I like when I do interviews with an artist and they may not have liked an artist at first but after they see my interview they’ll like them better. I’m not a shock jock at all. I’m a nice person but I’m very aware of people’s music and I’m aware of what’s going on and I try to stay in touch with what people are listening to, what people care about. So I think it’s great when people come up here and we do an interview and I feel like I’m very informed and very respectful of the artist, so hopefully it has impacted people in a positive way. I’m excited when I see things posted online where we do great interviews with people and you learn things that you didn’t know. You get to see a little bit of these artist’s personalities and find out more about what they like besides just the music they make and find out more about why they’ve made the decisions that they’ve made in their lives.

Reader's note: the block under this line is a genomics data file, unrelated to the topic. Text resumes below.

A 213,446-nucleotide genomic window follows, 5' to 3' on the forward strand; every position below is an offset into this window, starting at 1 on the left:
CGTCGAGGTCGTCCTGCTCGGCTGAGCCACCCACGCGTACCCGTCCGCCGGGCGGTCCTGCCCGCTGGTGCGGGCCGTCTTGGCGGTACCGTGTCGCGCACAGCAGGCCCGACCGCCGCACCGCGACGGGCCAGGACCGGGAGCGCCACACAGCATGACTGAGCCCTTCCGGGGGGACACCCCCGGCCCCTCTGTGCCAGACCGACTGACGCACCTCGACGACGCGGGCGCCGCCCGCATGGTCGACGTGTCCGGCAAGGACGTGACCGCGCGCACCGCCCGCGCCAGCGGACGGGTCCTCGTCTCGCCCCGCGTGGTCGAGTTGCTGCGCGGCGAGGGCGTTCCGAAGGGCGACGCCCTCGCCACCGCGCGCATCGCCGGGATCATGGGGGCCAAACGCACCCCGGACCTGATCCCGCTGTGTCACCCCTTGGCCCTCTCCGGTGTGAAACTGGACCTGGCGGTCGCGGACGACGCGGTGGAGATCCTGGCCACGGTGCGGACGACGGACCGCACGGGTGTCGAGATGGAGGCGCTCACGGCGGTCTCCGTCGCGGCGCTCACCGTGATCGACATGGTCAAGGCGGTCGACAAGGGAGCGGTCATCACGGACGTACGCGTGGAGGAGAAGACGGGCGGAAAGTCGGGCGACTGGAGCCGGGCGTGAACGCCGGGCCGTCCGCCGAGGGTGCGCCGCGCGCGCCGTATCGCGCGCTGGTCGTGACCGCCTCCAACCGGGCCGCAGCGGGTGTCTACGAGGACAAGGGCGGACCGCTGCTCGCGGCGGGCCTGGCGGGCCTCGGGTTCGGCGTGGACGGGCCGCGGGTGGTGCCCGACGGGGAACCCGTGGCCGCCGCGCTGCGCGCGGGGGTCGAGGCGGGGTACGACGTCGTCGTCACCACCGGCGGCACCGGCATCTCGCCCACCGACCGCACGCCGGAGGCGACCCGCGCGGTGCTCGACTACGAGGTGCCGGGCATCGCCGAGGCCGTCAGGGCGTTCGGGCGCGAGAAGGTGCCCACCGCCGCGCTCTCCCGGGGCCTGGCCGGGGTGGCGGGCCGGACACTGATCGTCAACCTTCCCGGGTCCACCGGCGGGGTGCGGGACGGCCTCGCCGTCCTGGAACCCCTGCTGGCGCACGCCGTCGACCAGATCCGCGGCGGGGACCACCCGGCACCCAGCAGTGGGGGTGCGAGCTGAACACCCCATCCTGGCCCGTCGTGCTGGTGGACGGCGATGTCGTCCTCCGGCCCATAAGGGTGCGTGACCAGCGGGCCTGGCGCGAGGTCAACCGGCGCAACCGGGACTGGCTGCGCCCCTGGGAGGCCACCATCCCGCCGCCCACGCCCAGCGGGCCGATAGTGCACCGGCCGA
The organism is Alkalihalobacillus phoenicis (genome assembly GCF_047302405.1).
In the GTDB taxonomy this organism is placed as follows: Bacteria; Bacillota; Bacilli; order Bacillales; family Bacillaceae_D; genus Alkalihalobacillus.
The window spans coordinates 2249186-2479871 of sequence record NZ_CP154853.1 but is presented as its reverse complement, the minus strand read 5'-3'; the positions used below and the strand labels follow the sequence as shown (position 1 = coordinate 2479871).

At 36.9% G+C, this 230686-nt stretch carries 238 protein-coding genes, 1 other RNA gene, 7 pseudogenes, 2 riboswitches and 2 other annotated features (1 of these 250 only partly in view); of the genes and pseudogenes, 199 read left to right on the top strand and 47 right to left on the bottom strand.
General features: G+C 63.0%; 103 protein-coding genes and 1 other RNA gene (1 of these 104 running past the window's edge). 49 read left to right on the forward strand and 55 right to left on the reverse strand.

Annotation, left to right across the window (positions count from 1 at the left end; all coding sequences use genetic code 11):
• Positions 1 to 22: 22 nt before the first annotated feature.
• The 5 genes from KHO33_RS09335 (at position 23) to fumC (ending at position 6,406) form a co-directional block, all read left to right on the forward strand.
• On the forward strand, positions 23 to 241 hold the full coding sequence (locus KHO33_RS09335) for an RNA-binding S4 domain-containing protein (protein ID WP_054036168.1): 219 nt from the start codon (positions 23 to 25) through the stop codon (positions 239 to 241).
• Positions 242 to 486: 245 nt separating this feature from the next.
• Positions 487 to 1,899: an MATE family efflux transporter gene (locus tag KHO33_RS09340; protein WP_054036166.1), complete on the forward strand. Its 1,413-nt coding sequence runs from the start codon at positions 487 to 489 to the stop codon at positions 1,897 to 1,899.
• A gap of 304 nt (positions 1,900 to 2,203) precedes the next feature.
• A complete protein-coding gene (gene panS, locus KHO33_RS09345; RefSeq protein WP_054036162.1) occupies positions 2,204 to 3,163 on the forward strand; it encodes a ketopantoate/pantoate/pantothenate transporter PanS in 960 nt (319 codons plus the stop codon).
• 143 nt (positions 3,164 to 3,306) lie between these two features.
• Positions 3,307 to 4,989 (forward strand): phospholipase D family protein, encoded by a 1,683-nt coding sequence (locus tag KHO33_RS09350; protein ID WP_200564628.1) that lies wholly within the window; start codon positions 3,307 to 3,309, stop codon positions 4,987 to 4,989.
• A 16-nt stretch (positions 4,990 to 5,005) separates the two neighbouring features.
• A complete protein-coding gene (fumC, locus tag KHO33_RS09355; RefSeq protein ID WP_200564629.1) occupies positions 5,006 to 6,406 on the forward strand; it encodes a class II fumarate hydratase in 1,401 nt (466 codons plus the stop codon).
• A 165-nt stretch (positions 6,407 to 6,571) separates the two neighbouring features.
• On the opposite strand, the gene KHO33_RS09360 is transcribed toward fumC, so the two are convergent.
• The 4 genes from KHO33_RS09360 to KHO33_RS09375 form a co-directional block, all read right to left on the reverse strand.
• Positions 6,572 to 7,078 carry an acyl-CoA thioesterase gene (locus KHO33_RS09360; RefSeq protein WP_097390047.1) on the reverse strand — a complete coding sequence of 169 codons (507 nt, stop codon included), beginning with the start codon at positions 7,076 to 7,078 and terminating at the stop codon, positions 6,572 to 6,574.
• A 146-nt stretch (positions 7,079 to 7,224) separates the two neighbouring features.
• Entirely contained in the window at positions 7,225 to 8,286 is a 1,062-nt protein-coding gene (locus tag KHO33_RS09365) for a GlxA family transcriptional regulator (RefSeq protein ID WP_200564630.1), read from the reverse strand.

Where do you see radio going in the future?
I think it’s gonna have to be integrated more with the world wide web because there’s no way to avoid it. That’s one of the biggest things going on and there’s no way to be affective if you don’t have that online presence to support you. And I think that people like options. [The internet has] been helpful here at power 105. We have the website so people can stream live if you’re not in NY. And we have the iHeart Radio app, which is for iPhone, Blackberry for all the phones and you can listen from anywhere on that so I think it’s been beneficial.
Where’s your career going next? Will you be an old lady doing radio like Dr Ruth [laughs]?
I hope so, if they’ll have me. I do miss doing Lip Service, that was a really fun show where you get to show your personality and all of that and I enjoy being here with Charlamagne and DJ Envy, and if I could do both of those things that would be great. I love doing interviews but yeah, I hope to have a long career like Wendy Williams, like Angie Martinez has or just a lot of people in radio that I look up to. Howard Stern has had a really long career. I just hope that things keep on getting better and better and better, but we should definitely branch out into television soon too.